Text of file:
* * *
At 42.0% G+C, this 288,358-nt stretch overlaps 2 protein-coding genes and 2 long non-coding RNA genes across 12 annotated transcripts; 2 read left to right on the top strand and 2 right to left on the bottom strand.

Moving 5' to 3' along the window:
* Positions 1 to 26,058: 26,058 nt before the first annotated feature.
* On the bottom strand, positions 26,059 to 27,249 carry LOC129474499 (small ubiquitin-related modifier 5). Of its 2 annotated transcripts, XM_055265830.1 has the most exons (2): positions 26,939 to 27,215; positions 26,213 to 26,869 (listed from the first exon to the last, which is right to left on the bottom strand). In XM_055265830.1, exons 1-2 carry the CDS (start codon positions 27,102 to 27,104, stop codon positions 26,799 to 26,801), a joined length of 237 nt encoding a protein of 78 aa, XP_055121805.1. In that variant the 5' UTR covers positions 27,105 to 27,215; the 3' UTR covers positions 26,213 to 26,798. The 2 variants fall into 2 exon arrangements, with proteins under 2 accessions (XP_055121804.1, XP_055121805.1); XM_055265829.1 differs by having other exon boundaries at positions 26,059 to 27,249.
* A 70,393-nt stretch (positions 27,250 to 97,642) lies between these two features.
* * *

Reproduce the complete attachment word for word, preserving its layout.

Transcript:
At 42.0% G+C, this 288,358-nt stretch overlaps 2 protein-coding genes and 2 long non-coding RNA genes across 12 annotated transcripts; 2 read left to right on the top strand and 2 right to left on the bottom strand.

Moving 5' to 3' along the window:
* Positions 1 to 26,058: 26,058 nt before the first annotated feature.
* On the bottom strand, positions 26,059 to 27,249 carry LOC129474499 (small ubiquitin-related modifier 5). Of its 2 annotated transcripts, XM_055265830.1 has the most exons (2): positions 26,939 to 27,215; positions 26,213 to 26,869 (listed from the first exon to the last, which is right to left on the bottom strand). In XM_055265830.1, exons 1-2 carry the CDS (start codon positions 27,102 to 27,104, stop codon positions 26,799 to 26,801), a joined length of 237 nt encoding a protein of 78 aa, XP_055121805.1. In that variant the 5' UTR covers positions 27,105 to 27,215; the 3' UTR covers positions 26,213 to 26,798. The 2 variants fall into 2 exon arrangements, with proteins under 2 accessions (XP_055121804.1, XP_055121805.1); XM_055265829.1 differs by having other exon boundaries at positions 26,059 to 27,249.
* A 70,393-nt stretch (positions 27,250 to 97,642) lies between these two features.